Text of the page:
Yahoo Inc.'s financial malaise dragged on during the second quarter as the Internet icon's profit slipped slightly and revenue growth lagged behind the pace of the online advertising market that it once led.

The results and a dimmer outlook released Tuesday left little doubt why Yahoo decided to replace Chairman Terry Semel as chief executive toward the end of the second quarter.

Yahoo's new CEO, co-founder Jerry Yang, tried to assure analysts in a conference call that he realized the Sunnyvale-based company needs to make dramatic changes. He promised there would be "no sacred cows" as he analyzes which parts of the business should be jettisoned so the company can focus its resources on developing technology that will revive earnings growth.

"I am very aware of the challenges we face," said Yang, who hopes to complete his evaluation within the next 100 days. "There is a significant gap where we are today and where we need to be."

The overhaul isn't likely to include mass layoffs, according to Yang and other executives who participated in Tuesday's call. The management team emphasized the company's work force will likely expand from the 12,400 employees on the payroll at the end of June, with most of the hiring focused in its online search and advertising departments.

Before he stepped down, Semel repeatedly promised a turnaround that never happened. That letdown may give Yang little time to produce higher profits before exasperated shareholders rebel and pressure Yahoo into considering a sale to possible suitors like Microsoft Corp., said RBC Capital Markets analyst Jordan Rohan.

"This is growing old," Rohan said. "I would like to see more immediate changes. Things are looking pretty bleak right now."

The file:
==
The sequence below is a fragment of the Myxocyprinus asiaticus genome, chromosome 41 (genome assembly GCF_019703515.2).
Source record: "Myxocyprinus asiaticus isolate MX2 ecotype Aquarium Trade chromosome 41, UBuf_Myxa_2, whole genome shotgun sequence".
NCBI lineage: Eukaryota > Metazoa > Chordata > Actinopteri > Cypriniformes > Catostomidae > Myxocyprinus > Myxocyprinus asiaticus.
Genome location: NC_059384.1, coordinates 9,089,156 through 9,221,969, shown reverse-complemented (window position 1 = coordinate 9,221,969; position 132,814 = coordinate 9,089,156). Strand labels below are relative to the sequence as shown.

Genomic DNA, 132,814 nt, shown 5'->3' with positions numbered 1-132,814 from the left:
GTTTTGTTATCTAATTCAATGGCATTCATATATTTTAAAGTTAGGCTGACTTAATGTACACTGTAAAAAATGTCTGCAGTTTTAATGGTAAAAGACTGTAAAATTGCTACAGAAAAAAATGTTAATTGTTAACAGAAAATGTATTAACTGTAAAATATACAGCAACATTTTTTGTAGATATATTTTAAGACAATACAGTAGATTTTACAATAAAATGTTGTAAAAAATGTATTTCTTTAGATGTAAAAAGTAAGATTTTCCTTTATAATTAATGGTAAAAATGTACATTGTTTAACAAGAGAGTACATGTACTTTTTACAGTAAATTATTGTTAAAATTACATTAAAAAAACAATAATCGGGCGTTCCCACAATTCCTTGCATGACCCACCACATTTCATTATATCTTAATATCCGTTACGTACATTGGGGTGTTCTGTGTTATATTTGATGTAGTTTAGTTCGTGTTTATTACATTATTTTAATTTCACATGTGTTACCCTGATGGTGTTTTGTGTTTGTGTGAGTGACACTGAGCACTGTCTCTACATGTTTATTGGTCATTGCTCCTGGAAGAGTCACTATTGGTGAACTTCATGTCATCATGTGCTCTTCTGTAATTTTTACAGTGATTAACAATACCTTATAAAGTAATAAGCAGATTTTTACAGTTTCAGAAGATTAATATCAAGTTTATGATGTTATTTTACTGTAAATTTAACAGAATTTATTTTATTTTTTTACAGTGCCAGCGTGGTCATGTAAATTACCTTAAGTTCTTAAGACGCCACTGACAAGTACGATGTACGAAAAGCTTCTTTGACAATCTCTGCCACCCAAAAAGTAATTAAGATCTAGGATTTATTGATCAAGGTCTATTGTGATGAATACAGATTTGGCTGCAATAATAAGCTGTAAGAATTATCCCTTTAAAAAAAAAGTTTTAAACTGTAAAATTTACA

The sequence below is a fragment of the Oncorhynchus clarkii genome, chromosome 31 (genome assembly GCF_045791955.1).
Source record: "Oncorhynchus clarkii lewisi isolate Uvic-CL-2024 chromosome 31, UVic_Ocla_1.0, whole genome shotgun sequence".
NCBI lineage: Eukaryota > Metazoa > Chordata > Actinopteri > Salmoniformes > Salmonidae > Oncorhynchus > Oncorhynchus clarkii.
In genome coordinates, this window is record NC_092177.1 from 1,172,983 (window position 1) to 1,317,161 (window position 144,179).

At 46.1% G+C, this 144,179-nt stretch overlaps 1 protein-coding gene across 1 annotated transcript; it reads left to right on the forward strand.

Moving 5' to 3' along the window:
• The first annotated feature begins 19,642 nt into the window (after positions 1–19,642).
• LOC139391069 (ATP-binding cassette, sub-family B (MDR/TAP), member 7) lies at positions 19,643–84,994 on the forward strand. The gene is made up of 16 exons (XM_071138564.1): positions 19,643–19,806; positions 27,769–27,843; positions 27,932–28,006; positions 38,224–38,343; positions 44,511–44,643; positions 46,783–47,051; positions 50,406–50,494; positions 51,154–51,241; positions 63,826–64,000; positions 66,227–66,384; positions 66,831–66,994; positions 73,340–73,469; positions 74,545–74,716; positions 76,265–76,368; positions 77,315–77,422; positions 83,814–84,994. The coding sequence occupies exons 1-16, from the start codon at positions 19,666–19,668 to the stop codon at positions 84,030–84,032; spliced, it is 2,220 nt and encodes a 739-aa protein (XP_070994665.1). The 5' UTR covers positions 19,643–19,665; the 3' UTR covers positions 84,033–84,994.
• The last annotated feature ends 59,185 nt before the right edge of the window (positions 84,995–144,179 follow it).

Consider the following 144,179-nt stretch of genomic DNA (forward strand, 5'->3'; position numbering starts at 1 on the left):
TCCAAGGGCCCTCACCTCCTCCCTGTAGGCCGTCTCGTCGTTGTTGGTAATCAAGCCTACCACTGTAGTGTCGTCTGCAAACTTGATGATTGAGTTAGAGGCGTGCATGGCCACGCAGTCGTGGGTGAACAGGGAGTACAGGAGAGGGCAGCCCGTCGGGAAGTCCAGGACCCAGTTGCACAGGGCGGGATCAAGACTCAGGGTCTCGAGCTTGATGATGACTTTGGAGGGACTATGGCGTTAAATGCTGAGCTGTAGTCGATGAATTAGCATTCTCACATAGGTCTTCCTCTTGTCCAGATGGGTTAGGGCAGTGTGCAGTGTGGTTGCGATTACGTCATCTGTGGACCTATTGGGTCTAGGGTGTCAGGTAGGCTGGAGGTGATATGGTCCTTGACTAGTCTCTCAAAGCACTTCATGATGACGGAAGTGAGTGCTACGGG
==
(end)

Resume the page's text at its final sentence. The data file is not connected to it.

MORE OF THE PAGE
Management offered little hope for better times this year. After subtracting commissions paid to its advertising partners, Yahoo expects its revenue for the full year to range between $4.89 billion and $5.19 billion. In April, the full-year forecast anticipated revenue from $4.95 billion to $5.45 billion.

Yahoo shares gained 83 cents to finish Tuesday's regular session at $27.53, then retreated by $1.13 in extended trading after the second-quarter results and revised outlook were released. The stock has plunged by more than 30 percent since the end of 2005.

In the three months ending in June, Yahoo earned $160.6 million, or 11 cents per share, a 2 percent decline from net income of $164.3 million, or 11 cents per share, at the same time last year.

It marked the sixth consecutive quarter in which Yahoo's profit has dropped from the previous year.

Revenue for the period totaled $1.7 billion, an 8 percent improvement from last year. But the overall online advertising industry has been growing at a far faster clip, with Yahoo's biggest rival, online search leader Google Inc., leading the way.

Google's revenue soared by 63 percent during the first quarter and analysts believe the company will report an increase in the same range when it announces its second-quarter results Thursday.

The Internet ad market is on track to grow by 29 percent this year, estimates industry research firm eMarketer Inc.

Excluding ad commissions, Yahoo said its revenue stood at $1.24 billion, an 11 percent increase from last year.

The earnings and revenue both matched the estimates among analysts surveyed by Thomson Financial. Analysts had lowered their projections last month when Yahoo management's advised that the second-quarter results would likely fall on the low end of guidance provided in April.